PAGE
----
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CosmosUp | August 15, 2022

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How Black Holes Continue To Astound Us

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A black hole is a large amount of matter squeezed into a tiny area with an enormous gravitational pull for its size. Many black holes form from dying giant stars that collapse in on themselves. But even as black holes, they continue to orbit and exert the same gravitational pull on objects around them. Not all scientists believe in black holes. But for those who do, the surprises just keep coming.


Our Early Ancestors May Have Seen The Milky Way’s Black Hole

Around two million years ago, the supermassive black hole at the center of our galaxy burst into life with a radiant glow. At that time, man was just beginning to walk upright. Our ancestors would have seen a moon-sized light in the southern sky that looked like a bright fuzz ball or smudge.

Our black hole, Sagittarius A*, is quiet now. But back then, it was believed to be an active galactic nucleus (AGN), the energy-producing compact center of a galaxy that greatly outshines the rest of it.

A feeding black hole may be the source of an AGN as its gravitational pull attracts matter, forming a disk that heats up and glows. If the disk pulls in large amounts of matter, two bright jets of high-energy particles will be cast off from the black hole perpendicular to its spin.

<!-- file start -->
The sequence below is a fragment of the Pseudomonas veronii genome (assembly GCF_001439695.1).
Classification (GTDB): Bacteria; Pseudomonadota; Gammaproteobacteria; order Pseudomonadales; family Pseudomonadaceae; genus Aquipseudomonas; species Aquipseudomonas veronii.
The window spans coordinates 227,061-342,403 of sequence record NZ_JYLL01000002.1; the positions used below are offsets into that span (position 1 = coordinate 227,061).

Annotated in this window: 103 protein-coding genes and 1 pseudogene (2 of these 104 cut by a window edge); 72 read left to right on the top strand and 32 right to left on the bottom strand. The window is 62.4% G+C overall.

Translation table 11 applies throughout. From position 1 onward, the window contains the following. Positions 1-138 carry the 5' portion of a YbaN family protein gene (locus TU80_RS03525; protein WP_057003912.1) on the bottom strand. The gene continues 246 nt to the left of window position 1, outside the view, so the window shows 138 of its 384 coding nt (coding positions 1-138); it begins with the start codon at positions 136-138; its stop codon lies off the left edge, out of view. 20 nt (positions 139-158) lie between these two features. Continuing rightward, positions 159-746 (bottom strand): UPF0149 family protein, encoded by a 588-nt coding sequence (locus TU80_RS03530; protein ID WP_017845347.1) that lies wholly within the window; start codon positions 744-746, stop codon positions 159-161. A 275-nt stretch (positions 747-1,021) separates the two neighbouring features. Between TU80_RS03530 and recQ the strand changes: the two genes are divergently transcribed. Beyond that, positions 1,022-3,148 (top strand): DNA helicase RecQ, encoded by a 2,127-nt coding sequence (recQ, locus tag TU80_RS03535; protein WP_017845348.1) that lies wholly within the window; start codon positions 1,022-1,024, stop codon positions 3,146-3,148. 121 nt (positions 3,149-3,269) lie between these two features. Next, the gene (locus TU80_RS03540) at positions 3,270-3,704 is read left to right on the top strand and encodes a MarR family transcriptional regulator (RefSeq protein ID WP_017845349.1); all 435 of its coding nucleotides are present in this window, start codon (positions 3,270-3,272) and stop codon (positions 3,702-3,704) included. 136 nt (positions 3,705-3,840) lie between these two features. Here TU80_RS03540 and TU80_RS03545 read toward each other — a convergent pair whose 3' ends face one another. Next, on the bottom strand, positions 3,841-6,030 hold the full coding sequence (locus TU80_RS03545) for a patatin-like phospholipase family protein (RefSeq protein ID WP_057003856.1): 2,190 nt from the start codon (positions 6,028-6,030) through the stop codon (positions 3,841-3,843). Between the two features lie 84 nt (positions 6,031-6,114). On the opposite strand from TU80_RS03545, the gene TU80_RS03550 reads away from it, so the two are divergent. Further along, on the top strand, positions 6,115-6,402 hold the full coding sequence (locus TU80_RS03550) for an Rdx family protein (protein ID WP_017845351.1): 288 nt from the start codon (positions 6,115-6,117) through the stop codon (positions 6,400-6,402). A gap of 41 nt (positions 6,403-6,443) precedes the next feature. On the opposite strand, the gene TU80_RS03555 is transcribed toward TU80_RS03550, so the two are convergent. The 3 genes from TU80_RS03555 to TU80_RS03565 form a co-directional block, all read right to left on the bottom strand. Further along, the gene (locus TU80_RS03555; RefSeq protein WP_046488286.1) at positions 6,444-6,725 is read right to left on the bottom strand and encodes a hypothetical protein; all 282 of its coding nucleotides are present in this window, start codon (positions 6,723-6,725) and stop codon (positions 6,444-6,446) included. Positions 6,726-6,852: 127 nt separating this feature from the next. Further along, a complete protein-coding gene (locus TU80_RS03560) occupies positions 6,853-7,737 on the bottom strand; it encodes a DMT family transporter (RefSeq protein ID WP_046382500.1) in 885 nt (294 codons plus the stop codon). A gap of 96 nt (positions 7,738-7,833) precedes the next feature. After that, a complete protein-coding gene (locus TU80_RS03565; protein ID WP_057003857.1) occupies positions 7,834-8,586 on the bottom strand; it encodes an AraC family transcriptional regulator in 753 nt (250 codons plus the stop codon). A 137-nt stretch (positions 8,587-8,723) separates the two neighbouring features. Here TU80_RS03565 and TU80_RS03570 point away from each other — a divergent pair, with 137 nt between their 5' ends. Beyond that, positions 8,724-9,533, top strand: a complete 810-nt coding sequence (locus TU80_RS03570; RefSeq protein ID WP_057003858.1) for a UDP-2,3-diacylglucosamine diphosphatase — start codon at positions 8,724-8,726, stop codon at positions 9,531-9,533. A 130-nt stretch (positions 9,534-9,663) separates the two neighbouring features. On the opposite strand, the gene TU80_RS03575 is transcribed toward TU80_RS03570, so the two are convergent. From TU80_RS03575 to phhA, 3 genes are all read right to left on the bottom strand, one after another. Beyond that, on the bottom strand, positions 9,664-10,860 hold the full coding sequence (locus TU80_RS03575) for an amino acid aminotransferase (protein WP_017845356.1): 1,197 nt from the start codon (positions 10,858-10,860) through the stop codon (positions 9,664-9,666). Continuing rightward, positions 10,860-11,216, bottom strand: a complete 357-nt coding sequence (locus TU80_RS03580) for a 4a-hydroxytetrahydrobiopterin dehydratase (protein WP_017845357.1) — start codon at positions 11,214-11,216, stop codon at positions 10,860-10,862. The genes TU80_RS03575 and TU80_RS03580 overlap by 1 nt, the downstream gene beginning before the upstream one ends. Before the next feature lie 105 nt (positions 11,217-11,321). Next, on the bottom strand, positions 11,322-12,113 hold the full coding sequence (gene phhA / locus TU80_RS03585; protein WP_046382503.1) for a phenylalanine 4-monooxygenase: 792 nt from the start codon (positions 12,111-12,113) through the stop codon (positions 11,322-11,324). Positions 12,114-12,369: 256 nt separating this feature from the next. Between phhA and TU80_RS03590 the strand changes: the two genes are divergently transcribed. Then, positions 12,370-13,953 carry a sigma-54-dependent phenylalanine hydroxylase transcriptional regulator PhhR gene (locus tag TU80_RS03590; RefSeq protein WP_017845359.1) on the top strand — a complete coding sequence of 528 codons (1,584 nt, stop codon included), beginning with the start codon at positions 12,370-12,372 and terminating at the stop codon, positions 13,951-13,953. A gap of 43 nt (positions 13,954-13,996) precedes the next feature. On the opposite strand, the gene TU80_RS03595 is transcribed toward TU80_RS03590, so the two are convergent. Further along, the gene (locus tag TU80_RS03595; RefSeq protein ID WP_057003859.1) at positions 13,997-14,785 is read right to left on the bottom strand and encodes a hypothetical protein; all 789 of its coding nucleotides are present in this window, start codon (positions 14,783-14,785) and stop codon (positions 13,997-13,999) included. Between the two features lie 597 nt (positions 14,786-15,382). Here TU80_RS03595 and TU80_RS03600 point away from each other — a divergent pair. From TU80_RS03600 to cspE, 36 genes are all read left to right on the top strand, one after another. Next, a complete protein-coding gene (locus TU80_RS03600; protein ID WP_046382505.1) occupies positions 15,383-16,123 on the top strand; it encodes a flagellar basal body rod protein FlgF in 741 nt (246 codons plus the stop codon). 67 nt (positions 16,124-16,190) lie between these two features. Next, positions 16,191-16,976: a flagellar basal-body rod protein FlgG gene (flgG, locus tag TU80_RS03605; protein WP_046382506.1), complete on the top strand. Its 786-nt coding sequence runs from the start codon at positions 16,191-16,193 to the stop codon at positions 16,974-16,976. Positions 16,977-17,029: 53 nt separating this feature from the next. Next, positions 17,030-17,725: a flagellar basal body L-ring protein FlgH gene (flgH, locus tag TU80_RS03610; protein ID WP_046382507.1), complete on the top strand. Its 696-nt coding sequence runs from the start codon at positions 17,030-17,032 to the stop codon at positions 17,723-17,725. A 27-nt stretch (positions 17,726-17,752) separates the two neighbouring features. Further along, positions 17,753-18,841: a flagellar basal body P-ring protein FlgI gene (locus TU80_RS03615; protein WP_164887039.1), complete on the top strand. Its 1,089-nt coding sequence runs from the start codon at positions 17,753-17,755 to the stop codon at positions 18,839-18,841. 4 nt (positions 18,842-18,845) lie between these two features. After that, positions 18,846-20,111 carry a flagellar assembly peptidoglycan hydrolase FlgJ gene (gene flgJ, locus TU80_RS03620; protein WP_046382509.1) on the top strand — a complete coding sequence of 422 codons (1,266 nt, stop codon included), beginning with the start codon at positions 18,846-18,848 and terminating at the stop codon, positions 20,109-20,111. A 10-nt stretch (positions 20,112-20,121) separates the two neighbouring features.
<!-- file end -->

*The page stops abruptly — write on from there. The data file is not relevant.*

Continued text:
Astronomers devised this AGN theory in 2010 after spotting two Fermi bubbles stretching 25,000 light-years above and below our galaxy. The scientists believe that AGN jets could have produced those bubbles between one and three million years ago.

The black hole light show would have lasted a few thousand years for our ancestors. According to anthropologist Chris Stringer, “It was the beginning of the genus Homo. Stone toolmaking had already begun, but the brain was only beginning to enlarge.” If Sagittarius A* goes AGN again, we may be treated to our own amazing light show in the night sky.

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